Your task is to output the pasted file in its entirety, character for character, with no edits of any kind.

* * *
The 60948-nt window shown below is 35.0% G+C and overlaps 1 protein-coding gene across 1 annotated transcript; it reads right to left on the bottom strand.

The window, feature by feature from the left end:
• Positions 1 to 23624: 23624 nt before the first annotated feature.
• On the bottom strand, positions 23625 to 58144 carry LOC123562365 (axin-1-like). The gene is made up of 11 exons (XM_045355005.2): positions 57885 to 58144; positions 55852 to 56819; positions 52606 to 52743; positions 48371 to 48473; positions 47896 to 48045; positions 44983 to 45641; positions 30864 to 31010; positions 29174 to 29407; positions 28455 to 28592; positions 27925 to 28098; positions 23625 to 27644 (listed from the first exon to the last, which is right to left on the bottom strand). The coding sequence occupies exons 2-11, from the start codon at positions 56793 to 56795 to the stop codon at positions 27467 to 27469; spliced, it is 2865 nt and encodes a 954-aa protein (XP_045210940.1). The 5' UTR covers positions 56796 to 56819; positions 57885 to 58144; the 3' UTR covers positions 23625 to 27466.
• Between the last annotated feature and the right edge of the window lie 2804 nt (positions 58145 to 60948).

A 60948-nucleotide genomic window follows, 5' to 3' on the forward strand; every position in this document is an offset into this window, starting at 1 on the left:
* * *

The 60948-nt window shown below is 35.0% G+C and overlaps 1 protein-coding gene across 1 annotated transcript; it reads right to left on the bottom strand.

The window, feature by feature from the left end:
• Positions 1 to 23624: 23624 nt before the first annotated feature.
• On the bottom strand, positions 23625 to 58144 carry LOC123562365 (axin-1-like). The gene is made up of 11 exons (XM_045355005.2): positions 57885 to 58144; positions 55852 to 56819; positions 52606 to 52743; positions 48371 to 48473; positions 47896 to 48045; positions 44983 to 45641; positions 30864 to 31010; positions 29174 to 29407; positions 28455 to 28592; positions 27925 to 28098; positions 23625 to 27644 (listed from the first exon to the last, which is right to left on the bottom strand). The coding sequence occupies exons 2-11, from the start codon at positions 56793 to 56795 to the stop codon at positions 27467 to 27469; spliced, it is 2865 nt and encodes a 954-aa protein (XP_045210940.1). The 5' UTR covers positions 56796 to 56819; positions 57885 to 58144; the 3' UTR covers positions 23625 to 27466.
• Between the last annotated feature and the right edge of the window lie 2804 nt (positions 58145 to 60948).

A 60948-nucleotide genomic window follows, 5' to 3' on the forward strand; every position in this document is an offset into this window, starting at 1 on the left: